What does an audit without receipts look like?
A tax audit with receipts is straightforward. The IRS sends a letter, you turn over your receipts and financial documents either by mail or in an office, they match up all the numbers, and the audit is complete.
When you don’t have the receipts to immediately turn over for matching purposes, you will likely have some additional steps. Remember, the IRS isn’t trying to destroy your business or send you to jail. They just want to see that your numbers match.
If you’re audited and you don’t have receipts, here’s a step-by-step look at what you can expect.
Step 1: You’re contacted by the IRS.
Remember that the IRS will only contact you through the mail. If you’re worried about a scam letter, call the IRS phone number to confirm the audit.
Step 2: Gather the information you do have.
You won’t know what’s missing until you see the paperwork you do have. Before turning over the records you’ve got to the IRS, double-check the numbers yourself. (Presumably, you checked them the first time you filed your taxes.)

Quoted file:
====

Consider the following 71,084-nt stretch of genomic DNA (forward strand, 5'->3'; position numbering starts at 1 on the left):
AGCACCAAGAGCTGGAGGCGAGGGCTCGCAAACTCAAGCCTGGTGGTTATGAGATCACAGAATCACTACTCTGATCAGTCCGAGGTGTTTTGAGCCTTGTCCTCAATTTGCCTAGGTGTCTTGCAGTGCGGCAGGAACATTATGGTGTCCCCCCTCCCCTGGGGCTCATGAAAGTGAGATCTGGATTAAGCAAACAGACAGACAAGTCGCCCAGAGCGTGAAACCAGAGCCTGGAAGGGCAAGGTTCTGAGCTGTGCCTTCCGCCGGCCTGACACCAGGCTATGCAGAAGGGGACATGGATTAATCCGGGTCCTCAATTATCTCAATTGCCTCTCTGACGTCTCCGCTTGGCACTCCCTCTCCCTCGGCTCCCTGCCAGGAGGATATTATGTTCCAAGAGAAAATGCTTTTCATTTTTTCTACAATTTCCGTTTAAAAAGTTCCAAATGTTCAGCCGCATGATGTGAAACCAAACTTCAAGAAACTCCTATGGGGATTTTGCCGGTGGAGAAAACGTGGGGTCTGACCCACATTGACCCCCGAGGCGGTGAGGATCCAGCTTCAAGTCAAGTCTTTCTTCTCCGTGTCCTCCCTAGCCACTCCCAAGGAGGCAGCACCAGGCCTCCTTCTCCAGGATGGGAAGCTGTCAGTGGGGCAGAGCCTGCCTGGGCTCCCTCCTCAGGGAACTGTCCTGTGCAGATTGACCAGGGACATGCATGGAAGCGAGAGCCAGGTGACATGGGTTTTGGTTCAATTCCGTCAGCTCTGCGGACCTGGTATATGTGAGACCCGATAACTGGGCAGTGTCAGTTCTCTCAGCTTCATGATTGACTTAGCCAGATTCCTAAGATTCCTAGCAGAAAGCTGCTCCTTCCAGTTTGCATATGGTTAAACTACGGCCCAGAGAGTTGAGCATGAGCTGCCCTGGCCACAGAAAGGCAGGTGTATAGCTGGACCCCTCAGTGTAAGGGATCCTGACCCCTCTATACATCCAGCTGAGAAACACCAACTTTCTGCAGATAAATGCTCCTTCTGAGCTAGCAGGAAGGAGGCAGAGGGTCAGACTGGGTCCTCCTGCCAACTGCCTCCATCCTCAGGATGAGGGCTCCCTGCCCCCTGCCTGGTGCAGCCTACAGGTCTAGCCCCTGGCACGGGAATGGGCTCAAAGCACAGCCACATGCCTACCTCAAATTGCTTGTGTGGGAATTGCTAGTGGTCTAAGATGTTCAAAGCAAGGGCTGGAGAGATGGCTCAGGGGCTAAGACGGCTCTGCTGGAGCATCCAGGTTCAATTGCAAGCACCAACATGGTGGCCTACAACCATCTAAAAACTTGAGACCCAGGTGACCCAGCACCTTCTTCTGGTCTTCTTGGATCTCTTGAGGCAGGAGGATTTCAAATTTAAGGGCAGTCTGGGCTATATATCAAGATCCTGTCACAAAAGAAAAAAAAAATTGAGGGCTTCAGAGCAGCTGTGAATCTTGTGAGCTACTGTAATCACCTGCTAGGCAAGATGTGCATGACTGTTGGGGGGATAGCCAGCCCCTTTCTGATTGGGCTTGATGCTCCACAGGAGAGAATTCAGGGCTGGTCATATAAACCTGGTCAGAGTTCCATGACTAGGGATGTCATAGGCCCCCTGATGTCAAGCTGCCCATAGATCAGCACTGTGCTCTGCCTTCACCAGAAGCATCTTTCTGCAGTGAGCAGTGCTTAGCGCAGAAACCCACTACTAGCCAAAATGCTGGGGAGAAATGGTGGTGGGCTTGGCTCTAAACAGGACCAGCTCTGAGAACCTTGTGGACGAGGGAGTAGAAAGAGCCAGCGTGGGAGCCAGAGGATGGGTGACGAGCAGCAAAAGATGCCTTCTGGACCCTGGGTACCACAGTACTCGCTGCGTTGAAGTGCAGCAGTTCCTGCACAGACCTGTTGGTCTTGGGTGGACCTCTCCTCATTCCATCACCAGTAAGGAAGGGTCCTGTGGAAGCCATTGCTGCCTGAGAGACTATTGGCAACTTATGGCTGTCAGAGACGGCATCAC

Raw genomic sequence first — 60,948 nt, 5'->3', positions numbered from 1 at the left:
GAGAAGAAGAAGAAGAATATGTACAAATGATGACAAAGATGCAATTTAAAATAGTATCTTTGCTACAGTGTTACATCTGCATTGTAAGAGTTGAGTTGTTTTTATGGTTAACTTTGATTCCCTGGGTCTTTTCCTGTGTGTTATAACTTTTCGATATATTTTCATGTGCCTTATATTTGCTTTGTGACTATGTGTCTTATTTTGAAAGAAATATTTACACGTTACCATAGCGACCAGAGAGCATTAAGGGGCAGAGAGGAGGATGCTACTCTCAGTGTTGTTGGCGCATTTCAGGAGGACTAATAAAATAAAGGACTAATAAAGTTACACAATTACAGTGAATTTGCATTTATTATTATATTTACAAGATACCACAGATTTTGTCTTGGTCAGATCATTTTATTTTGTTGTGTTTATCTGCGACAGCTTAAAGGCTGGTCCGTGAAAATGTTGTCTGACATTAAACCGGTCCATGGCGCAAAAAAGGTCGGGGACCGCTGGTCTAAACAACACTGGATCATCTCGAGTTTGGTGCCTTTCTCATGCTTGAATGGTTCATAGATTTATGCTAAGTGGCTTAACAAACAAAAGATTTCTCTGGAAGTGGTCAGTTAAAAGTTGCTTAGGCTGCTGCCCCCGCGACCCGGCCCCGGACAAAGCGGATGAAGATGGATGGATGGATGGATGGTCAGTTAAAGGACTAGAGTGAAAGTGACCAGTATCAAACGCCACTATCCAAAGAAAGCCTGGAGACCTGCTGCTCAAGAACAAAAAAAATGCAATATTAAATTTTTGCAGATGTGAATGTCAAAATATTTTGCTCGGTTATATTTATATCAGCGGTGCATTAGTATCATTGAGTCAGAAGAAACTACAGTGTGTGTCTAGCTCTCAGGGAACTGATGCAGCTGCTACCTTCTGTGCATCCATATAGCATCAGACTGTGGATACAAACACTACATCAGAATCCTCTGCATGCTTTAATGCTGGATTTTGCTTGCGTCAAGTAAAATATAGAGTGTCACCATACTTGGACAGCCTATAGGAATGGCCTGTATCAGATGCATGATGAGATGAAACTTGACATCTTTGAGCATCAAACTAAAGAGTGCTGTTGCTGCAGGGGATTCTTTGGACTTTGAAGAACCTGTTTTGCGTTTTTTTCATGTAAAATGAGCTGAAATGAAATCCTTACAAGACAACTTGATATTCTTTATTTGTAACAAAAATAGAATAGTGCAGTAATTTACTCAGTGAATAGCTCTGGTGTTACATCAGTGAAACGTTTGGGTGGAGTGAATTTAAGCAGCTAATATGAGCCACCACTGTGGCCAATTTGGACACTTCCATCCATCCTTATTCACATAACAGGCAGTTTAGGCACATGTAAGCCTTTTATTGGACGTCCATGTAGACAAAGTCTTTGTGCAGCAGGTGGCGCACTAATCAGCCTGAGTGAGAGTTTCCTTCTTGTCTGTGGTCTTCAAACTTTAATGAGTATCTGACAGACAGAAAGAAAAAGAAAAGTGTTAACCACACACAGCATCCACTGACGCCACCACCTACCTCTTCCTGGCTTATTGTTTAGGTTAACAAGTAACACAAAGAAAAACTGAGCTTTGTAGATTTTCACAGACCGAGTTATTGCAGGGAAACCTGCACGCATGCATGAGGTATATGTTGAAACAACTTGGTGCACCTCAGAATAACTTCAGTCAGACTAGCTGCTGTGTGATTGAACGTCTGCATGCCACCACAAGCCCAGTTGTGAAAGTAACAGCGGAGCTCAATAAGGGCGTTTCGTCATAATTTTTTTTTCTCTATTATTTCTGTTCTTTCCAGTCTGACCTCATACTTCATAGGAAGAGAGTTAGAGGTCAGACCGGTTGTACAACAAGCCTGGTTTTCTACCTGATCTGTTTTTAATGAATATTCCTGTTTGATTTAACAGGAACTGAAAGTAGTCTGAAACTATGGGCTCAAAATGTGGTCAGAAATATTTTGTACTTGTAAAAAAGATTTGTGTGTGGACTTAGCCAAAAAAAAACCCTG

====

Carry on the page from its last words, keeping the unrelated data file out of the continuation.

Step 3: Look for alternate means to justify your reported expenses.
If you don’t have the receipt for an expense, you may still be able to claim some of all of the expenses by using alternative means.
The Cohan Rule was outlined by the federal court system for just these circumstances. In a 1930 court case, Broadway legend George M. Cohan filed his taxes using estimates of his expenses and told the court (when the IRS didn’t agree with his methods) that he was too busy to keep track of all the documentation.
The court system agreed that Cohan had incurred expenses for his business, and since he couldn’t provide exact amounts with his receipts, he could still claim the expense if it was “reasonable and credible.”